Bringing You the Daily Dispatch

Robert Kitson discusses Borthwick's decision to either stay loyal or make changes to the current England team.
Rugby union Sport

Robert Kitson discusses Borthwick’s decision to either stay loyal or make changes to the current England team.

During Martin Johnson’s tenure as head coach of England, he frequently used a particular phrase in response to potentially uncomfortable situations. “It is what it is,” he would say, reminding his audience not to get too caught up in either defeat or victory. While it may not have been the most attention-grabbing statement, it was understandable from his point of view. There are times when there simply isn’t a quick solution to life’s most pressing issues.

The atmosphere at Murrayfield this weekend seemed to confirm that. As many predicted, Scotland appeared stronger and more united compared to England. As expected, the English team faced a tougher challenge from Scotland than from Italy or Wales. Unless there is a significant improvement, it appears that England will have a disappointing performance in the Six Nations for the fourth year in a row.

If anyone is taken aback by this situation, it shows they have not been paying enough attention. The previous instance of England securing a notable victory in the Six Nations while playing away from home against a formidable opponent was in Dublin in 2019. Since then, they have made numerous changes to their coaching staff, support team, players, captains, and strategies, yet others have surged ahead, leaving them stuck in the middle of the rankings.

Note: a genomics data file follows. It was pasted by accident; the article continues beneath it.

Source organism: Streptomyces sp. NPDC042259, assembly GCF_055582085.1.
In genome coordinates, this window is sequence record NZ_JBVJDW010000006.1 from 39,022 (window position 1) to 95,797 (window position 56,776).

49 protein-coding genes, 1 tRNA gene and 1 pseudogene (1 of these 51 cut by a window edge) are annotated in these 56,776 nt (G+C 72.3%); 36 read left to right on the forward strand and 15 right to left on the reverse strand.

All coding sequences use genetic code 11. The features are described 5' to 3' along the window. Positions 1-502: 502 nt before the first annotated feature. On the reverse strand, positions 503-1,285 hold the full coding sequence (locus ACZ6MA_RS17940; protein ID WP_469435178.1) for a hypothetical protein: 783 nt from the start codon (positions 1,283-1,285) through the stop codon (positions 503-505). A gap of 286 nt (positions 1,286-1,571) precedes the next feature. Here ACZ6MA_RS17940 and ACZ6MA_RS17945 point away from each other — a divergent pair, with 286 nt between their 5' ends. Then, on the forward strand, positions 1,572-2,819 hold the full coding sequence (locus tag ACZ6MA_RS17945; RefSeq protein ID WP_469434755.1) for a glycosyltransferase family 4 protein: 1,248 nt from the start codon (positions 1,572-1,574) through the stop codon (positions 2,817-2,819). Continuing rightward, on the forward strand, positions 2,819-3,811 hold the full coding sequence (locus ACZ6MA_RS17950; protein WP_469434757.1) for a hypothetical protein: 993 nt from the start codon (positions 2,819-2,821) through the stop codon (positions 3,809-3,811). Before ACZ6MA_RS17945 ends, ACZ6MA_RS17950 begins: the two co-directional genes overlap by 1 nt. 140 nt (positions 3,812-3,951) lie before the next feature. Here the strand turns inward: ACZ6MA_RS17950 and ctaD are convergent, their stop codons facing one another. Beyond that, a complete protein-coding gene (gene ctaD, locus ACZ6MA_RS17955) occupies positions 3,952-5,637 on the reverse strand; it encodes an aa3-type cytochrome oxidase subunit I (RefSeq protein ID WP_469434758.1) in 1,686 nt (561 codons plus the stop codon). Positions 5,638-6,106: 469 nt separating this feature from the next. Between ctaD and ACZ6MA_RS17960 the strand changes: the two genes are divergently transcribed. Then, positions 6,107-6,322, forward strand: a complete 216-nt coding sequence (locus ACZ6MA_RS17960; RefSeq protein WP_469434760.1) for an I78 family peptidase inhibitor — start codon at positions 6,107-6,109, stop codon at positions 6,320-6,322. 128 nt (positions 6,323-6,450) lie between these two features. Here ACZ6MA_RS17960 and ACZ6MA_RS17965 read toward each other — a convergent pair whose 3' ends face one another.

Let’s face it, four successive Calcutta Cup defeats can hardly be dismissed as a blip or a lucky flash in the Murrayfield pan. And how and why does a country with just two professional sides, a worryingly shallow domestic talent pool and squeezed financial resources now embarrass their supposedly better stocked neighbours on an annual basis? Particularly when England were so yawningly dominant in this fixture a decade ago that Scotland could not muster a solitary point against them at home.

If any one stark graph sums up the complacency, muddled thinking and questionable stewardship of the English game over the past decade and a half, that is surely it. Scotland may have the benefit of the remarkable Duhan van der Merwe and the irresistible Finn Russell, but still. While England still mostly see off inferior opponents, they almost always fall short against the better teams. Their favourable World Cup draw masked that reality last year but the Six Nations permits no such shortcuts.

Steve Borthwick and his team have a lot to consider as they prepare for their next match against Ireland, the top team in Europe. The upcoming game against France in Lyon will also be a challenge. After that, they have summer Tests against Japan, led by Eddie Jones, and two matches against the All Blacks in Dunedin and Auckland. Even Japan may be looking forward to the opportunity.

Steve Borthwick arrives at Murrayfield

Display the image in full-screen mode.